I downloaded a copy of Kuhn's The Structure of Scientific Revolutions because I couldn't find my hard copy. Sometimes finding a particular book in my collection is a problem because of the number I actually own. I'm not even sure if it's in one of the boxes, or in one of the shelves, or hidden under the stairs.
I was looking for a statement he made on textbooks-- and how unusual a textbook that discusses alternative theories is. Although I would like to discuss historical issues in the development of physics, I don't have enough time in the classroom to do so. I find such issues fascinating, and you can sometimes use the confusion of the ancients to understand how difficult some of the concepts can be.
One of the books that I like is Arnold Aron's The Development of Concepts in Physics, which is unfortunately out-of-print. (I have to rely on a photocopy so that I could read it.) It actually owes a lot to Gerald Holton's book (in fact, large areas were taken from it and reprinted with permission), and it helps me understand why older scientific beliefs, such as Aristotelian physics and impetus took hold in medieval minds. Another example is its development of the Bohr model, which follows Bohr's seminal paper.
Textbooks mislead. Let's again take the Bohr model as an example. If you follow the development in Young and Freedman's University Physics, what will be given is quantization of angular momentum as a postulate. This is in fact a major reversal of Bohr's paper. What Bohr actually did was to argue, from the Rydberg formula, and then argues that energy must be quantized. After that, he derives as a consequence, the quantization of angular momentum.
There are more examples of such reversals, which I will not multiply. The point is that textbooks will not present the historical development because it is too confusing, and distracts from the purpose of the textbook-- to display the current paradigm, give examples or models that serve as pieces that the scientist builds on when doing what Kuhn calls normal science.
(An aside: if you read older textbooks in general relativity, and compare them to each other, you will see examples of how the paradigms changed within the study of general relativity. The main problems in relativity during the early days was the study of small effects-- the deflection of light being the main example. It was only in the 1960's when strong gravitational fields, in the sense of great distortions of spacetime geometry from global Minkowski space, replaced weak effects as the main application of general relativity, as found in textbooks. An example of a text where this transition was incompletely done is Weinberg's Gravitation and Cosmology. Bergmann's, Moller's and Pauli's texts would represent the older the generation of textbooks, while Misner, Thorne and Wheeler's Gravitation, Hawking and Ellis's The Large Scale Structure of Spacetime, would be representative of the post-1960's paradigm shift.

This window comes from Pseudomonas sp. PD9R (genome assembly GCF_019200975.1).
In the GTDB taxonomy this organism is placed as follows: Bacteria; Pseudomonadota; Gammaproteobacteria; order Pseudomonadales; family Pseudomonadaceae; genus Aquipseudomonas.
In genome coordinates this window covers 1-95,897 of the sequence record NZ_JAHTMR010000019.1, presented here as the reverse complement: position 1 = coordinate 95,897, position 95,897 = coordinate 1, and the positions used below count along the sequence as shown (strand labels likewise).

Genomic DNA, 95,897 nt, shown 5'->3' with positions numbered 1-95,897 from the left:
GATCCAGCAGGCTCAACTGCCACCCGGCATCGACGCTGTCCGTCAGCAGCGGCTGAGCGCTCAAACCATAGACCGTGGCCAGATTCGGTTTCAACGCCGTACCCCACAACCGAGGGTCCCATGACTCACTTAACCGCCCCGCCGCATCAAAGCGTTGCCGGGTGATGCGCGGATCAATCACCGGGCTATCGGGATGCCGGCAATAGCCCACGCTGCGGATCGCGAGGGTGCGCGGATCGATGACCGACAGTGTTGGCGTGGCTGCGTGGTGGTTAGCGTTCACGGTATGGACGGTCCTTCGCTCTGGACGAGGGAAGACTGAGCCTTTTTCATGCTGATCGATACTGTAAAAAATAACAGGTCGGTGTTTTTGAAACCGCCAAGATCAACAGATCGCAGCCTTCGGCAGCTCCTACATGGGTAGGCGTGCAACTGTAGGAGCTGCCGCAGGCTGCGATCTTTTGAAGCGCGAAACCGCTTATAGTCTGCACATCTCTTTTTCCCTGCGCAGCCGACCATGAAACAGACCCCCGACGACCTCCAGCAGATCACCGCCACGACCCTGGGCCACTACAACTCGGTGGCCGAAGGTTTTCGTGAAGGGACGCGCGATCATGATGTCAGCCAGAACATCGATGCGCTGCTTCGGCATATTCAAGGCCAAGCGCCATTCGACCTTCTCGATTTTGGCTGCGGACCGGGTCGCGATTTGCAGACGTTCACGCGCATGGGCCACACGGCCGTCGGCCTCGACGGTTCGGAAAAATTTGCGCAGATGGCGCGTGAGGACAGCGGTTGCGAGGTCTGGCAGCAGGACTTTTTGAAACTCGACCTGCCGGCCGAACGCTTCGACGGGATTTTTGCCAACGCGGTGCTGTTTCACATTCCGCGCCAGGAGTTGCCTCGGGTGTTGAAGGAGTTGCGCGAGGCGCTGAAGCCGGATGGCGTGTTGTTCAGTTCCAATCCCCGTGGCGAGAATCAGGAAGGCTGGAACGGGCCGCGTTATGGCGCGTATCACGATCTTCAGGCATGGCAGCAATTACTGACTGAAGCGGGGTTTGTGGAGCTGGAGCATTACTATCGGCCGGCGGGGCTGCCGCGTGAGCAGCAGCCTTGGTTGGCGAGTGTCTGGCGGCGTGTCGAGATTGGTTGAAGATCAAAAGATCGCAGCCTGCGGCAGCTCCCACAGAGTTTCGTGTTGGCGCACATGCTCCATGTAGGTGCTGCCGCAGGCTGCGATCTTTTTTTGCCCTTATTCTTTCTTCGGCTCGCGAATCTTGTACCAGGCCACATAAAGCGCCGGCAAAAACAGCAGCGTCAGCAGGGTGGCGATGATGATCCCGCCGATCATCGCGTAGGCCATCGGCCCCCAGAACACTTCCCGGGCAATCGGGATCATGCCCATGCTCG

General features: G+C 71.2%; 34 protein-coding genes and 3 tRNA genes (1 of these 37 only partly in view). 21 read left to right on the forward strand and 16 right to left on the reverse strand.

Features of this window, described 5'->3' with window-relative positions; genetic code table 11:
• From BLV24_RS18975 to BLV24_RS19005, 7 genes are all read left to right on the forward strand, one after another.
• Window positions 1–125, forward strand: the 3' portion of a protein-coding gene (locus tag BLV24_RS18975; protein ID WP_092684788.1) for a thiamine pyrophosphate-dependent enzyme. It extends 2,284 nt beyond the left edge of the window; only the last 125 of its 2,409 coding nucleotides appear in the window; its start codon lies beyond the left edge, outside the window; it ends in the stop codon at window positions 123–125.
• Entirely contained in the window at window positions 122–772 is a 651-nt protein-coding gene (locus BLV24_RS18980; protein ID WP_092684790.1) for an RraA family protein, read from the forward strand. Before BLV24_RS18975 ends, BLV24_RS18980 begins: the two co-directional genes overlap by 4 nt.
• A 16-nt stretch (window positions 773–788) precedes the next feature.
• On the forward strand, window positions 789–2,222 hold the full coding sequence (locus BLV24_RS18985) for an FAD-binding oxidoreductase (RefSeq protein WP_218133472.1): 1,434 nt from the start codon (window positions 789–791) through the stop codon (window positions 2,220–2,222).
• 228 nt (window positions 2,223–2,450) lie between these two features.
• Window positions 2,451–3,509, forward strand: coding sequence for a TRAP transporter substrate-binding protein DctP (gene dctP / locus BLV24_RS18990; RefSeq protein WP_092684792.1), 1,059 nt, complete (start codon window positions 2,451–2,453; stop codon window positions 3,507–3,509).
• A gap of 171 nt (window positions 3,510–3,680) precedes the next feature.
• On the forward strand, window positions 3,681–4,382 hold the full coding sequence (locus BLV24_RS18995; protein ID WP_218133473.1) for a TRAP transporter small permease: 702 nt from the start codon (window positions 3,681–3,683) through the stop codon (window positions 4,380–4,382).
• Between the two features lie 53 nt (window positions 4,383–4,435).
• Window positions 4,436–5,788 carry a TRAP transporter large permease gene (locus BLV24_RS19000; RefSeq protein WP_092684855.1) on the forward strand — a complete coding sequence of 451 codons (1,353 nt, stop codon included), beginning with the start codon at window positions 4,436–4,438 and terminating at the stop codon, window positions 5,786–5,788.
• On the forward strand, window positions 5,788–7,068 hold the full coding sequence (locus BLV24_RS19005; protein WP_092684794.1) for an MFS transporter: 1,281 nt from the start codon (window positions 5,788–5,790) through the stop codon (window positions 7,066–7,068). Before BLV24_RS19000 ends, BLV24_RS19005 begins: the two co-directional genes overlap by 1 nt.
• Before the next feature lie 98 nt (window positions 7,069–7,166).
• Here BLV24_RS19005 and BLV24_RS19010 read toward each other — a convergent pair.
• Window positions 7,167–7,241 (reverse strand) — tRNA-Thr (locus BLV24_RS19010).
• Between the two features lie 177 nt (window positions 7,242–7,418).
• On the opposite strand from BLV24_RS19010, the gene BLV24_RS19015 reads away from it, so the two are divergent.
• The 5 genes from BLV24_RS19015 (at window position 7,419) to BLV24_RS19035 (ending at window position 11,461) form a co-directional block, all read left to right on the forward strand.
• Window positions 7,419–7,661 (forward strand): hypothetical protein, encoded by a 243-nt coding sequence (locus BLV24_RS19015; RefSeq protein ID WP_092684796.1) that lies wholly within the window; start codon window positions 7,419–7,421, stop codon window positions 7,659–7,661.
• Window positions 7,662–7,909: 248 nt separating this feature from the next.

Another shift that I see is in the textbooks of today, which emphasizes the physics-first approach. When I first learned general relativity, I used Schutz's A First Course in General Relativity, which follows the math-first approach. The way it was developed put black holes near the end of the book, and I suppose that it took much stamina to be able to reach that point.
I think that the ordering it uses shapes the research of the people who use it. For example, since it places black holes at the end, its discussion of alternative coordinate systems is brief. This means the technique of choosing appropriate coordinate systems is under-emphasized, and it seems unlikely that a terminal user of Schutz's book will develop that skill. Or the technique of using orthonormal basis vectors. Compare this with the recent textbooks, such as Hartle's Gravity, or Taylor and Wheeler's Exploring Black Holes where these techniques are much used to answer basic questions.
Textbooks shape the research of the people who read them. The questions researchers ask are based on their choice of textbook, and someone who learned relativity from Schutz will ask different questions compared to someone who learned relativity from Hartle. )